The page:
2. The default is to receive new Prosus shares in exchange for each Naspers share you have. This will trigger an immediate tax as your Naspers will be deemed to have been sold.

Remember that Naspers will hold some 73% of Prosus with the latter holding all non SA assets and being inward listed on the JSE.

The idea is that this will unlock value as local asset managers are unable to hold Naspers at full weighting, or even close to full weighting. So with Prosus being listed in Amsterdam we'll see more buying and hence the price will move higher and Naspers should also track higher but Prosus may move more and we may see a discount open between Prosus and Naspers, much as we see with TenCent and Naspers.

Which will do better?

In a perfect market they'll largely track each other, but the current +20% weighting of Naspers has limited asset managers to how much they can buy. So Naspers may close that discount gap. But the flip side is being listed on Amsterdam would see the gap stay wide with Porsus doing better. Net-net the value of the two should increase.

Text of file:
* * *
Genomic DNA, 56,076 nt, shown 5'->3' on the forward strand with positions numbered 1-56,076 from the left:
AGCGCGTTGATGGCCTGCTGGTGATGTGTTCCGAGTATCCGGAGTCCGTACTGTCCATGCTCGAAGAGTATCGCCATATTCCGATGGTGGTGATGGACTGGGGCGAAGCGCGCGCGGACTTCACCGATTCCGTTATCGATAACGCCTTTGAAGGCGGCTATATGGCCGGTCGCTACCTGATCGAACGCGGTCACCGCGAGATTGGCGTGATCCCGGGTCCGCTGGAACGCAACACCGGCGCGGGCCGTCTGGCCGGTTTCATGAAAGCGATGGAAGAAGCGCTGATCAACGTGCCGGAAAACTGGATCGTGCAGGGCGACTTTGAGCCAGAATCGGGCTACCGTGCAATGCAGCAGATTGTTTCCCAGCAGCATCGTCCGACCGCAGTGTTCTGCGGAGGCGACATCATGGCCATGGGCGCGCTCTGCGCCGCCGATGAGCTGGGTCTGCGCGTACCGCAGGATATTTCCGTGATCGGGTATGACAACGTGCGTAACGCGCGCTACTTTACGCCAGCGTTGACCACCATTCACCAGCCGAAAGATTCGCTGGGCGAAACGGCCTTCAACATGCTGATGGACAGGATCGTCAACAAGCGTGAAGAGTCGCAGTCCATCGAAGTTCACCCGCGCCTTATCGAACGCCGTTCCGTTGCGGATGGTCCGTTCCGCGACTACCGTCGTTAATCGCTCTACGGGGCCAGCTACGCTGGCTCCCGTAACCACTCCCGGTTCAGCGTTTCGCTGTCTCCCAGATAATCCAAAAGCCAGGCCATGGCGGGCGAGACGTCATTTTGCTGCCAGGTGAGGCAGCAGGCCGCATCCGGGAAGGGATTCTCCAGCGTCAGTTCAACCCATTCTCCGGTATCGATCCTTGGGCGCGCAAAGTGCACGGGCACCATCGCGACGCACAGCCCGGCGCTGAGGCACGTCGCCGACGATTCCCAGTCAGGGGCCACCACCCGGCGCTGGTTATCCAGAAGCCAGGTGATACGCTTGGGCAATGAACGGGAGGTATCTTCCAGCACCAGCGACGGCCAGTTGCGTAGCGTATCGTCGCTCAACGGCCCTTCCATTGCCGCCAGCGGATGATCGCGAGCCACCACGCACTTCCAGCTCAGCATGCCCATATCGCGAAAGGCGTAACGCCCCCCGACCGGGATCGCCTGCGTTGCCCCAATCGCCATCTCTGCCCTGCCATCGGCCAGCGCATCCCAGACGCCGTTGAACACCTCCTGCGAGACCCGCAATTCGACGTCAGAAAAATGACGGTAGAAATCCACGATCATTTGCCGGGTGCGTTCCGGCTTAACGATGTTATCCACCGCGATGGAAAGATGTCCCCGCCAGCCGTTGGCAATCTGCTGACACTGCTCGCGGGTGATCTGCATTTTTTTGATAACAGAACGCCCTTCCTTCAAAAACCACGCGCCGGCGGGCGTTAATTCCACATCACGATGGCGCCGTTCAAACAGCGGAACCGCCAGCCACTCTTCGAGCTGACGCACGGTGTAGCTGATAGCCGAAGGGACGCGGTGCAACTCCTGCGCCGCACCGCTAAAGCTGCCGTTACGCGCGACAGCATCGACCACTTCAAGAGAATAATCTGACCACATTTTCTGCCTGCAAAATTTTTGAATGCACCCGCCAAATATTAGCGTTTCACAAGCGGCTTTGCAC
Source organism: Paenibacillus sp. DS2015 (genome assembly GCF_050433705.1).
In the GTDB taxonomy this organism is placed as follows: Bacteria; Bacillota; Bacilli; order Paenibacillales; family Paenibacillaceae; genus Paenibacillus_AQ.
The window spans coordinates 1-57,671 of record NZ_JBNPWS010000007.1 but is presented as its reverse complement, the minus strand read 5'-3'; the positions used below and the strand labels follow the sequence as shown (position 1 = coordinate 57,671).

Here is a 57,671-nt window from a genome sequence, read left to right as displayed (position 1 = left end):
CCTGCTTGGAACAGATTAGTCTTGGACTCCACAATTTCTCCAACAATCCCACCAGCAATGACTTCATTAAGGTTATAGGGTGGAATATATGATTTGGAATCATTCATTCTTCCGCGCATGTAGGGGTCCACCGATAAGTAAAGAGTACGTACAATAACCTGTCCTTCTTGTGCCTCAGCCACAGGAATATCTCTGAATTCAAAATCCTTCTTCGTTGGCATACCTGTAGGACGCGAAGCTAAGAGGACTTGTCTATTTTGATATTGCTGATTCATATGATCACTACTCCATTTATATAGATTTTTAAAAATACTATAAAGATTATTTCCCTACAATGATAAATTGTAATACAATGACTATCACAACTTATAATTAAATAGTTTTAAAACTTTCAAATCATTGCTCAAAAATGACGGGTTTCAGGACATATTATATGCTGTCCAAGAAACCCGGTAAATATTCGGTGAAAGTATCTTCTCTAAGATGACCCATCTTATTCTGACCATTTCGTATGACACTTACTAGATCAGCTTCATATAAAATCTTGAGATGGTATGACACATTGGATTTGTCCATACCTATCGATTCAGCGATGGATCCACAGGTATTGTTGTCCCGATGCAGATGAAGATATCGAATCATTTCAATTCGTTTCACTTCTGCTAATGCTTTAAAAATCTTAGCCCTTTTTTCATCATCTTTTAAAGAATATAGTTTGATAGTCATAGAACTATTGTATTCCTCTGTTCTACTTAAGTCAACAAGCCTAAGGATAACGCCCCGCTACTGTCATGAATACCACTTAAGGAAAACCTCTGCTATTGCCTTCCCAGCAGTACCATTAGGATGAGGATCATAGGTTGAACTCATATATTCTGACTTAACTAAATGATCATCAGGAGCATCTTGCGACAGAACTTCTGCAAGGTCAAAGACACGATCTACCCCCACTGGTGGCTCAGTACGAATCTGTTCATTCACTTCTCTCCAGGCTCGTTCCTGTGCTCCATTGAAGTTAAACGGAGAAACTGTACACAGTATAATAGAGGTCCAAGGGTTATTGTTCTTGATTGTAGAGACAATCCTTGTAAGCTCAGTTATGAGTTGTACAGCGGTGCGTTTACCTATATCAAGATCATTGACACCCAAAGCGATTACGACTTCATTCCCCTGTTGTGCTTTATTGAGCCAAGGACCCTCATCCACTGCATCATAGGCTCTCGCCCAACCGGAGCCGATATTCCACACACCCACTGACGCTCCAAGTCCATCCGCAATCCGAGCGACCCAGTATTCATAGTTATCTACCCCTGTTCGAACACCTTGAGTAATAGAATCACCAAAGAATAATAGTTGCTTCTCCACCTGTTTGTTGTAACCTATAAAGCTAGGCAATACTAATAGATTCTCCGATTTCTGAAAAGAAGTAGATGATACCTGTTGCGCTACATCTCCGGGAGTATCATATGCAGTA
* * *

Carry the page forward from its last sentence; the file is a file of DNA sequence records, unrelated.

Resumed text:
As a side note, if the net increase of the two is say 20% that could add as much as 4% to the Top40.

Prosus will immediately go into the same indices as Naspers and if the market cap is enough, will stay in the indices.


JSE – The JSE is a registered trademark of the JSE Limited.

JSE Direct is an independent broadcast and is not endorsed or affiliated with, nor has it been authorised, or otherwise approved by JSE Limited. The views expressed in this programme are solely those of the presenter, and do not necessarily reflect the views of JSE Limited.

Jun 19, 2019

Simon Shares

  • Old Mutual (JSE code: OMU) has fired suspended CEO Peter Moyo and detailed what went wrong. The short version is that the company Moyo founded (NMT group), was CEO of and chair since taking up CEO at Old Mutual paid two dividends when they should in the first instance paid Old Mutual as a preference shareholder a dividend and in the second instance they paid when they should have first paid off the preference shareholder - Old Mutual. Moyo has fired back with a lawyers letter stating that Old Mutual is wrong and in fact their representative on the board voted in favour of both dividends. Who's right? I have no idea and ultimately the courts will decide, or more likely the parties will settle. So for now it is about money and how much Moyo gets. The good news for Old Mutual shareholders is that this is not an operational issue, but they do now need a new CEO.